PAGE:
Making Sense of Women's Lives presents a wide range of writings about women's lives in the United States. Michele Plott and Lauri Umansky have drawn on their experiences as both students and professors to assemble the collection. Seeking to provide as full a sampling from a diverse and intellectually vibrant field as one volume permits, the editors have also chosen writing that makes an enjoyable read. A few of the selections here represent the undisputed 'classics' of the field. More of them constitute simply the works, drawn from academic and nonacademic sources alike, that could make a difference in understanding what it means to be female in America. Making Sense of Women's Lives is intended as the primary text in Women's Studies courses. With that usage in mind, Plott and Umansky have provided brief introductions to each article to help students understand the author's perspectives. Thought and discussion questions follow each selection. The book contains, as well, numerous qFlash Exercisesq suggestions for class exercises and activities. The editors have used these activities in their courses over the past decade, in conjunction with readings in this volume, and have found that the full complement of materials coalesces into an intellectually powerful introduction to Women's Studies. A Collegiate Press bookCurtis Sittenfeld, who won Seventeen magazinea#39;s 1992 national fiction award, wrote this essay the next year, just before her eighteenth birthday. Here she describes the startling descent from the freedom of girlhood into the restrictive realities of young ... Exuberant and athletic in elementary school, a girl soon learns to contain her passions in every conceivable way. ... One day in the spring, the gym teacher has all of you do a timed mile, and by the third lap, half the girls are walking.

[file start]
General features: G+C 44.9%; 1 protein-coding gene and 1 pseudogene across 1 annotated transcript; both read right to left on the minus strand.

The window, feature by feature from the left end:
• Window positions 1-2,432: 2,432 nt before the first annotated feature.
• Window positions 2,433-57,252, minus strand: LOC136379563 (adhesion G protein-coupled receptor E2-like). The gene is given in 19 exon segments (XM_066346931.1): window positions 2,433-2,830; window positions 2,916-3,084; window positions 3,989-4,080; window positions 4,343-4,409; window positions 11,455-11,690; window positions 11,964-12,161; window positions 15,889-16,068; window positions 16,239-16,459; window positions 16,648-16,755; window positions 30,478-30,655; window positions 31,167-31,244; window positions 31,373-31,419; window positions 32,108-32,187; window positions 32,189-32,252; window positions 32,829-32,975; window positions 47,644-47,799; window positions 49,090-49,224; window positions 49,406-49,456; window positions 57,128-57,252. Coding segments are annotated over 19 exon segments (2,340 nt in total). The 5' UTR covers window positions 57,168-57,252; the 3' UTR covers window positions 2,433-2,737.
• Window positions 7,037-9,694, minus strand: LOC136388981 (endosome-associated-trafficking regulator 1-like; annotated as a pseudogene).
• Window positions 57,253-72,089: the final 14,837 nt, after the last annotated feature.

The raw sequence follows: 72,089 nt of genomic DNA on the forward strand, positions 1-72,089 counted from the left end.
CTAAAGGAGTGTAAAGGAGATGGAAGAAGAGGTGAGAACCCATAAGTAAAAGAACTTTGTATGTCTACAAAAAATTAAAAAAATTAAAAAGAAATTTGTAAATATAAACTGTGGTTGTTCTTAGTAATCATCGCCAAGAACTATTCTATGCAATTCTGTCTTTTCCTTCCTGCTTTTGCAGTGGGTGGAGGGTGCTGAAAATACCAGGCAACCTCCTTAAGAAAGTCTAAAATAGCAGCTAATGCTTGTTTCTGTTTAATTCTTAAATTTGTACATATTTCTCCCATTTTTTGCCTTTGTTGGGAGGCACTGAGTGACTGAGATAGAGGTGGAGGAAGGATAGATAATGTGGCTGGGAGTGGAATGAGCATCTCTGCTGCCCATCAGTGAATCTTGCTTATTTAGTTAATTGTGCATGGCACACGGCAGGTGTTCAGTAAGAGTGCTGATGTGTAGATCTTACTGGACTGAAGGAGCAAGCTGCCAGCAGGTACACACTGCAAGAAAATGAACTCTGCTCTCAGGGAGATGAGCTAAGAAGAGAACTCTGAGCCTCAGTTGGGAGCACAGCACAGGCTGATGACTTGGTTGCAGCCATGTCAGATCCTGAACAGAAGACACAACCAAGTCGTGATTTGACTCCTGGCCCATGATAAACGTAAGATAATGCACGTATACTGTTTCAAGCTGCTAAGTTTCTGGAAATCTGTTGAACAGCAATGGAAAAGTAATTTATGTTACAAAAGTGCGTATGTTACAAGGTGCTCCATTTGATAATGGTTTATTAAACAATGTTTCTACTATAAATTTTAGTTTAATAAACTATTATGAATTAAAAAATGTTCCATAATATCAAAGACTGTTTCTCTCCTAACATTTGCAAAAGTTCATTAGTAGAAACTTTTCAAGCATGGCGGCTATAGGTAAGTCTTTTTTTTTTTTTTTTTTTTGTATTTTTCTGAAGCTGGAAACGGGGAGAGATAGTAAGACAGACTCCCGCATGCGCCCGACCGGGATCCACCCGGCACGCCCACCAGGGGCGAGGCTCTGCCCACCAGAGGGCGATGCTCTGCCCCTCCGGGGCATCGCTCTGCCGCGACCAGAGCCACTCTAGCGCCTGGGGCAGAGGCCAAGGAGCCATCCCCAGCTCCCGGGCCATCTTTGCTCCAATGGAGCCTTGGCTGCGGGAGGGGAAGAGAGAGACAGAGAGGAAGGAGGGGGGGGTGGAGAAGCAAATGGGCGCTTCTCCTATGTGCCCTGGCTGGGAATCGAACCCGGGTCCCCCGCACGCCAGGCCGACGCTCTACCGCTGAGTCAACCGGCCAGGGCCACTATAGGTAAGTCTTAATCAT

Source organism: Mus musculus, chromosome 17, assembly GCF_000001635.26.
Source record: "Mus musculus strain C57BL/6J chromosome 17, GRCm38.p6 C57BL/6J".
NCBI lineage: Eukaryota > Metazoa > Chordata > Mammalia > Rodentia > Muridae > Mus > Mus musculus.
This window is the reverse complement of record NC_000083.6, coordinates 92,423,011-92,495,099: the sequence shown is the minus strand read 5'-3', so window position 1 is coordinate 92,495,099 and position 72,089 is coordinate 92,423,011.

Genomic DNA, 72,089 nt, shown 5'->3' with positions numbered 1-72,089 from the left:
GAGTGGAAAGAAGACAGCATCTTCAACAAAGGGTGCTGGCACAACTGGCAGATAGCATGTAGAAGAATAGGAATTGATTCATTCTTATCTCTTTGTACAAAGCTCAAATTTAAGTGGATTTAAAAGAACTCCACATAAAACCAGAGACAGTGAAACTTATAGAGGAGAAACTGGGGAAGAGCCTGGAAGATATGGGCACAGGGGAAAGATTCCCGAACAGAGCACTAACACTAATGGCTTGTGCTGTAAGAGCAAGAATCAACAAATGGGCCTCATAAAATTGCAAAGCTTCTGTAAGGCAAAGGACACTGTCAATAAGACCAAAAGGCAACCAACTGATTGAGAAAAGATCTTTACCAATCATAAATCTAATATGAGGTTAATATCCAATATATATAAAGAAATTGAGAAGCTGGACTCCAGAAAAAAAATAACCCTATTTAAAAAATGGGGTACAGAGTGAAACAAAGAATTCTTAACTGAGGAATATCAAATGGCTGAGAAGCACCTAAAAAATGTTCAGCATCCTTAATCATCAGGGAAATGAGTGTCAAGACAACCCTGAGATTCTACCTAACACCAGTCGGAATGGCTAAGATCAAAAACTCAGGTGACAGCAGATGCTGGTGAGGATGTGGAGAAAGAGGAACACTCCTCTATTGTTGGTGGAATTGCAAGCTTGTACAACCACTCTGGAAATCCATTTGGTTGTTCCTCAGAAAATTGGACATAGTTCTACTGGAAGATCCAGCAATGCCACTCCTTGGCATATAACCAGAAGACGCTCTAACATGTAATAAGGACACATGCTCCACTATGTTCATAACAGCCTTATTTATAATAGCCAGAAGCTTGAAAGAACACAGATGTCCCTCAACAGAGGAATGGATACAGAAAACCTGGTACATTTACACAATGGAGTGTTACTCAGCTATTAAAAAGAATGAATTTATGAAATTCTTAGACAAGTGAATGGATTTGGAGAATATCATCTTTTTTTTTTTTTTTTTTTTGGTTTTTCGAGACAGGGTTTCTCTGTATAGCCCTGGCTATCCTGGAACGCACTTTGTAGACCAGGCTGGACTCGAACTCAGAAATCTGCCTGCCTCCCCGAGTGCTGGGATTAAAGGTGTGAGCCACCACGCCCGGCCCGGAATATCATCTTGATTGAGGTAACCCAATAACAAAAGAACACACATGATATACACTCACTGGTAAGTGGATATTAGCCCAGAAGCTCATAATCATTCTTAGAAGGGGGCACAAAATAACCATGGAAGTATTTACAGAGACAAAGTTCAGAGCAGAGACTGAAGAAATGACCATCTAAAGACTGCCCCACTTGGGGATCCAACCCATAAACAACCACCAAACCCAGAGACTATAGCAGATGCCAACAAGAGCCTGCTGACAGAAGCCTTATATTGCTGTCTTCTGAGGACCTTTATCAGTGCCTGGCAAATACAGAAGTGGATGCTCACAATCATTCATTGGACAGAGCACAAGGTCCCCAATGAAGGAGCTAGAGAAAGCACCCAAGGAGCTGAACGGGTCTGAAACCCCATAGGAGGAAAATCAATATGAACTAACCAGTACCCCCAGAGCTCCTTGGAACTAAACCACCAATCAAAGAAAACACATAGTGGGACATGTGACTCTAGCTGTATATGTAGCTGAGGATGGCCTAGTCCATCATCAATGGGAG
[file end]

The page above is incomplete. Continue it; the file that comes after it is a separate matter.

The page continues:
|Title||:||Making Sense of Women's Lives|
|Author||:||Michelle Plott, Lauri Umansky|
|Publisher||:||Rowman & Littlefield - 2000-01-01|